Born as Ram Bahadur Gurung, a male child to Harimaya Gurung and Kul Bahadur Gurung in 1985 in Lamjung, little did his friends and community know then, that 38 years later he would return as Maya Gurung, a transgender woman, to register her marriage to a gay man Surendra Pandey. Sunil Babu Pant, former member of parliament and founder of the Blue Diamond Society remarked that the marriage that was not registered in the Kathmandu District court was registered in Dordi rural Municipality and the local community there celebrated it with gusto.  

In the Gurung community, there is a traditional folk dance called Maruni in which males are dressed to dance as females. “I used to always be selected as a Maruni dancer and taken to perform in Kathmandu, and while dancing I felt like I was indeed a woman, but I realised only after I ran away in Kathmandu during one of the performances, that I was indeed a woman,” said Maya. She now identifies herself as a transgender woman, but has not changed her gender on official documents. In Kathmandu she came across the Blue Diamond Society which made her realise that her feelings were normal.Maya met Surendra Pandey, who is eight years younger than her, in Kawasoti, Nawalparasi District in 2015. Pandey was born a male and identifies himself as a gay male. Orphaned at the age of six, he grew up in an orphanage and had to stop his education after completing grade ten. He is now earning a living as a plumber.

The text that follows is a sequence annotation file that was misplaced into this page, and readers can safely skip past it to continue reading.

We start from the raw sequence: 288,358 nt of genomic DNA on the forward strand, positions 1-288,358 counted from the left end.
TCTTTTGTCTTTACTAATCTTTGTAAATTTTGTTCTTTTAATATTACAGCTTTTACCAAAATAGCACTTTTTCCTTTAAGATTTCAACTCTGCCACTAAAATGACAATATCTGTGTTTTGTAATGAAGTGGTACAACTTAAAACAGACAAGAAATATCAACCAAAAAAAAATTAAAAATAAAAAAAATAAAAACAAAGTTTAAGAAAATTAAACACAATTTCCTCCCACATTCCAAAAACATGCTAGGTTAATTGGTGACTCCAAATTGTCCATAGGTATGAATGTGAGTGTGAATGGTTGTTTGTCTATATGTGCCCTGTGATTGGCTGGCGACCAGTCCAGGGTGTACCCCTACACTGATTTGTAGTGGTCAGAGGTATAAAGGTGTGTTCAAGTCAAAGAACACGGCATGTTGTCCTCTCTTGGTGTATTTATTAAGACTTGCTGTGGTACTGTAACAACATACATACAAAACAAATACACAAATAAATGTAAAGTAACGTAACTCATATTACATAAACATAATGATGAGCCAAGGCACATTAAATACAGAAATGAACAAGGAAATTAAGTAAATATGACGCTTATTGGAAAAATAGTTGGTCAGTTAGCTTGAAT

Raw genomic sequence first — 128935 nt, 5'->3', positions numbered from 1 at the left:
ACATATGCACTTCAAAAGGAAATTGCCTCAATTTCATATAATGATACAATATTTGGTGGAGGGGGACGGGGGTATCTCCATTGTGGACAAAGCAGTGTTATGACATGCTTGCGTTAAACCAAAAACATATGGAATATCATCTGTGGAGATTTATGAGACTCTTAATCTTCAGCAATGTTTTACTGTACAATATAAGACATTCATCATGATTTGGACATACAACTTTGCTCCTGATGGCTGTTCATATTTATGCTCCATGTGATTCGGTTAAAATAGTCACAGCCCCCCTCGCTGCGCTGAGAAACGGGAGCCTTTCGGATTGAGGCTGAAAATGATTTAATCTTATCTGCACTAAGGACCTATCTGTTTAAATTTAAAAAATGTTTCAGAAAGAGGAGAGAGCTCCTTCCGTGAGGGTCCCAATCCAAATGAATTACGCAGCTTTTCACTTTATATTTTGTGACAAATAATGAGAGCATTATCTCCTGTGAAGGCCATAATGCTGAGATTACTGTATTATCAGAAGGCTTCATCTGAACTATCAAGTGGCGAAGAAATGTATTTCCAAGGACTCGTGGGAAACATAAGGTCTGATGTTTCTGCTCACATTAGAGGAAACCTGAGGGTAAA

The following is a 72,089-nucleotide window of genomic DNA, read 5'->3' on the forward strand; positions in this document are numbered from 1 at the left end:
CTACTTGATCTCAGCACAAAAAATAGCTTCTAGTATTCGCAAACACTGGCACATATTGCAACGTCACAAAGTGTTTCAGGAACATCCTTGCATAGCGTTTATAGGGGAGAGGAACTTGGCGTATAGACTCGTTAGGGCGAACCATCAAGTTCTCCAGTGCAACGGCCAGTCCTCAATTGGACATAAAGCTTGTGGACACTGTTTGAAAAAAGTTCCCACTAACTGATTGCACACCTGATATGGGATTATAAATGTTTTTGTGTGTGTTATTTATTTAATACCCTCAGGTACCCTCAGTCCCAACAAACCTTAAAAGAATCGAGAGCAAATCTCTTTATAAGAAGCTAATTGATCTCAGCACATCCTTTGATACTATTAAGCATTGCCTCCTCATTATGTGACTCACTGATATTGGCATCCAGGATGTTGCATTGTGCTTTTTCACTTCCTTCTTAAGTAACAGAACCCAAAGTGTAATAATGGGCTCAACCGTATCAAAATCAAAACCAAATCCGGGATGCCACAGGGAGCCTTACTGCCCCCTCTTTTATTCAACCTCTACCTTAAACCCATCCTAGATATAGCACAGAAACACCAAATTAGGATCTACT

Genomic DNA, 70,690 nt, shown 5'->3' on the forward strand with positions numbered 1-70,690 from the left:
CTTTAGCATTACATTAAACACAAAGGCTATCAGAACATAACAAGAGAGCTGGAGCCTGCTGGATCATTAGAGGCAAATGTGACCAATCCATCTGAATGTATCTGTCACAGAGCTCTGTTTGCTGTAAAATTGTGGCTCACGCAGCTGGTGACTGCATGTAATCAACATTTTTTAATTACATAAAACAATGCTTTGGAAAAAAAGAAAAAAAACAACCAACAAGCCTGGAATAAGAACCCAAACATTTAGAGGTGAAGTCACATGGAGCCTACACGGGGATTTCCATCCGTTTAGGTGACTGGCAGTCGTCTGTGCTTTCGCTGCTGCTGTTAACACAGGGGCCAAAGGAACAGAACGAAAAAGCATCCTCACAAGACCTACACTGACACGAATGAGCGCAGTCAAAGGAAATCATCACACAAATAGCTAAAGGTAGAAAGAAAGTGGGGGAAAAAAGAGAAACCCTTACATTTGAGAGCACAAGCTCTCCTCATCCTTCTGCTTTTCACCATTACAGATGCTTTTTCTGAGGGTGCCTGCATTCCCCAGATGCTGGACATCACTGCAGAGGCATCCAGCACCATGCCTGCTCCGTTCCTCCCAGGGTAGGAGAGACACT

Legal rights

 “I grew up without love and care, and when I met Maya, we shared a lot of the difficulties life had brought our way, Maya offered to love me and I fell for her,” said Surendra. Two years after their meeting, they got married in a religious function at a temple with the help of their friends. They tried to register their marriage in the District Court, Kathmandu, which was refused on 13th July 2023, despite the Nepal Supreme Court’s order that directed the government to register such unions. They were both involved in seeking legal rights to their marriage and finally on 27th November 2023 their marriage was legally registered at the Dordi Rural Municipality office at Lamjung, the district from where Maya came. 

Senior Advocate Dinesh Tripathi says that the registration of the same sex marriage in Nawalparasi recently is legally binding and although laws regarding such marriages are yet to be formulated, Article 16 of the constitution of Nepal guarantees all citizens to live a life of dignity. “There could be issues related to adoption of children, divorce, property rights, etc. which has to be amended in the Nepali laws to suit the legalisation of same sex marriage,” he says.  Tripathi stressed that right to equality is the cardinal principles of human rights and as Nepal government is signatory to several human rights treaties, it is now the responsibility of the State to ensure rights of couple who have registered their marriage under same-sex marriage. 

(Sharma is a senior journalist and women rights advocate. namrata1964@yahoo.com Twitter handle: @NamrataSharmaP)